New Heart Screening at Birth Could Save Your Child’s Life
Shortly after delivery, your newborn will undergo many different newborn screening tests, which Kathy Murdock wrote about in her article about Comprehensive Newborn Screening. What many new parents may not know is that there is a fairly new heart screening called the pulse oximetry newborn screening. This painless, non-invasive test is completed using a pulse oximeter machine, which is a sensor placed on your baby's skin. The pulse oximeter measures how much oxygen is in the blood. A low blood oxygen level may indicate that your baby could have a Critical Congenital Heart Disease (CCHD), which is a malformation of the heart that develops before a baby is born. CCHD is the most common birth defect and the leading cause of infant death. Many types of CCHD are treatable if caught early.
Pulse Oximetry Newborn Screening Protocol
Some newborns with CCHD can appear healthy the first few hours or days of life, but then quickly have major health complications, requiring emergency care. Many infants with CCHD require surgical or catheter intervention within the first year of life. With the implementation of this newborn screening protocol, newborns requiring necessary medical intervention can receive the life saving treatment they need right away.
The pulse oximetry newborn screening should be performed between 24-48 hours of life. Currently there is no nationwide standard for pulse oximetry screening, but several states have pulse oximetry laws. Additionally, many hospitals have begun to implement pulse oximetry screening programs. It is a parents right to request this vital screening, so be sure to ask your doctor about your hospital’s protocols prior to delivery.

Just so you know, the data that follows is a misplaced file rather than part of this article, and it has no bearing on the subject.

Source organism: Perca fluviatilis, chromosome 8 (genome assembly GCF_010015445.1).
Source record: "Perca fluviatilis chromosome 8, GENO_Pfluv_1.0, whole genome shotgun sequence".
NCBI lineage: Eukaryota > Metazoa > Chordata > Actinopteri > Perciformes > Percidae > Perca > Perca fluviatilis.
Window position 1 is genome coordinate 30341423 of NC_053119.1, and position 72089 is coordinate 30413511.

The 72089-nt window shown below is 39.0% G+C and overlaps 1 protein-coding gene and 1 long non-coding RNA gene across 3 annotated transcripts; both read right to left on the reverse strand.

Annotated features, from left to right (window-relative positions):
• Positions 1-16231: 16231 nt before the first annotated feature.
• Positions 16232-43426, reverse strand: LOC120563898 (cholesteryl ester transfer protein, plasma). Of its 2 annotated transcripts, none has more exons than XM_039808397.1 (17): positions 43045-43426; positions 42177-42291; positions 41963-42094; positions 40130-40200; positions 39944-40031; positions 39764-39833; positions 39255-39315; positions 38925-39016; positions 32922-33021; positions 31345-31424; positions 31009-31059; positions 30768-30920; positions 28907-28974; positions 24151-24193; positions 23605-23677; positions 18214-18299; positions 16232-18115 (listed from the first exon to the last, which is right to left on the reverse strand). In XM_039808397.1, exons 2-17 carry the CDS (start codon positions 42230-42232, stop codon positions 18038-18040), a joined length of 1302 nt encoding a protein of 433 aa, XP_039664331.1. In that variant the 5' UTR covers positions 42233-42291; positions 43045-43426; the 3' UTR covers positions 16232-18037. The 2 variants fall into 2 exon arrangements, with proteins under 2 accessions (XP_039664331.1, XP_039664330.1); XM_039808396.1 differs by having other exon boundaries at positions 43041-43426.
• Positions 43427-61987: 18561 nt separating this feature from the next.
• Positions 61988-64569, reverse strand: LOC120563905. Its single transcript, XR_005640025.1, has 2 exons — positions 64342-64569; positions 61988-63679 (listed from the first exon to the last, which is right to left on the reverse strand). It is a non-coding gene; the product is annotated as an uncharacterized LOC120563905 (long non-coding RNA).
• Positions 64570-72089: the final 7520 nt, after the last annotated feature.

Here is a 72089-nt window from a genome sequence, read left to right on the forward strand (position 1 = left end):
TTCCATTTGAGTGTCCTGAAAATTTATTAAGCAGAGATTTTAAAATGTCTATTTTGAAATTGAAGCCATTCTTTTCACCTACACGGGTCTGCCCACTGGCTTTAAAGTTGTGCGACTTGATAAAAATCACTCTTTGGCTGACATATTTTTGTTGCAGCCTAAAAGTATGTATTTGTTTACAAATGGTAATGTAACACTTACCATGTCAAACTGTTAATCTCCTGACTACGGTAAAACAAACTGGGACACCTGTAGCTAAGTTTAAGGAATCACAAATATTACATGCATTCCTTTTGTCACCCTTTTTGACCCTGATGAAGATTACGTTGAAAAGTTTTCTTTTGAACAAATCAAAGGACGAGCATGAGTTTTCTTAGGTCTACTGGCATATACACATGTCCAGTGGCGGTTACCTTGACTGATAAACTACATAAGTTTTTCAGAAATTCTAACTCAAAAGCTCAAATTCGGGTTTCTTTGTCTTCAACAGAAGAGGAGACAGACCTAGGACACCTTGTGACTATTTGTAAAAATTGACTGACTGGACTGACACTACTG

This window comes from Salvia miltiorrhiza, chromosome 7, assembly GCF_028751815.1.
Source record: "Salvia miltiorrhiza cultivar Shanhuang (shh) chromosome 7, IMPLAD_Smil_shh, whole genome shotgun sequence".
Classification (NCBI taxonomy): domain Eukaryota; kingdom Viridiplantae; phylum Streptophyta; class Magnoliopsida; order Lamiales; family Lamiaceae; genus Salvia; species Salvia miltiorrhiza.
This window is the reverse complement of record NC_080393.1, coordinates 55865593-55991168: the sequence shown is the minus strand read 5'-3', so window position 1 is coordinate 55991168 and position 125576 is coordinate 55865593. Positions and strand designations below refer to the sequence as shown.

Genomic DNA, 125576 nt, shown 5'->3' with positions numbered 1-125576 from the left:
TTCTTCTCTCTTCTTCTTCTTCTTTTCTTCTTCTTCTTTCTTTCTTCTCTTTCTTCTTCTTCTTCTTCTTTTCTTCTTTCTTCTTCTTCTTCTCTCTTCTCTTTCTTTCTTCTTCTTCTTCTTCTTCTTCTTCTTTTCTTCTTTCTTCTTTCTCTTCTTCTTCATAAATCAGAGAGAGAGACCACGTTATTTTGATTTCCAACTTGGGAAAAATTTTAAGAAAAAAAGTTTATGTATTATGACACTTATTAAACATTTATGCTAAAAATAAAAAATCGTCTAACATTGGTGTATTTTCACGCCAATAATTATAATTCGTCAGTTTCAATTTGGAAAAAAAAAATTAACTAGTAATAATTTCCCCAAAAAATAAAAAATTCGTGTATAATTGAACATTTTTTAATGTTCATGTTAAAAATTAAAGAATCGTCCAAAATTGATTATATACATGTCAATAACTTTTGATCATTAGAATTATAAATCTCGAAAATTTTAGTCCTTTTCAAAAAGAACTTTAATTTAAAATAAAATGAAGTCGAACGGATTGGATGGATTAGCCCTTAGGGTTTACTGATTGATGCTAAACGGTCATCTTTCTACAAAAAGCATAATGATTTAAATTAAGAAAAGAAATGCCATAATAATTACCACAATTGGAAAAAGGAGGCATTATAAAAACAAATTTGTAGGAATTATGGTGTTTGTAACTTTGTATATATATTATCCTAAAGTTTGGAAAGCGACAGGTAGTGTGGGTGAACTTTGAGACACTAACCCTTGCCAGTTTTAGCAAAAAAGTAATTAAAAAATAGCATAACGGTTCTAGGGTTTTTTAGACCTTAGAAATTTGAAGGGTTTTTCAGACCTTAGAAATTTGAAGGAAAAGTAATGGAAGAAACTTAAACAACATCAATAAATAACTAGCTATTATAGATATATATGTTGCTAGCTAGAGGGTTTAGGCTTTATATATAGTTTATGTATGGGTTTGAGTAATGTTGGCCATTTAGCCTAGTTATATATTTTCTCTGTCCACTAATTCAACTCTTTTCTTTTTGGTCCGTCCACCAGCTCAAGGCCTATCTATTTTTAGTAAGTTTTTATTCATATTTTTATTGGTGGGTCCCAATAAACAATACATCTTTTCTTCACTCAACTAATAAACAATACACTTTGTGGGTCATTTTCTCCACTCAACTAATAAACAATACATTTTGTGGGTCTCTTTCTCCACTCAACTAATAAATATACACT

Pulse Oximetry Screening Results
Pass: The baby's pulse oxygen reading is 95% or greater in right hand and foot and a difference between less than 3% in right hand and foot
- An infant that passes, receives normal newborn care
Fail: Pulse oximetry readings less than 95% in right hand and foot and a difference of more than 3% in right hand and foot
- An infant that fails the screening requires additional testing
It is possible to pass the pulse oximetry screening and still have a CCHD. Memorize the warnings signs of a possible congenital heart defect, which include:
- dusky coloring
- turning blue
- trouble feeding
- rapid breathing
- sweating along the forehead
- tiring easily
Should your infant exhibit any of the symptoms, immediately report them to his or her doctor and request an examination.
For a full list of states that have implemented Pulse Oximetry Laws please visit Pulse Ox Advocacy.
Were you aware of this new screening? Will you ask for this additional screening now that you are aware of it?
Image via Mindi Stavish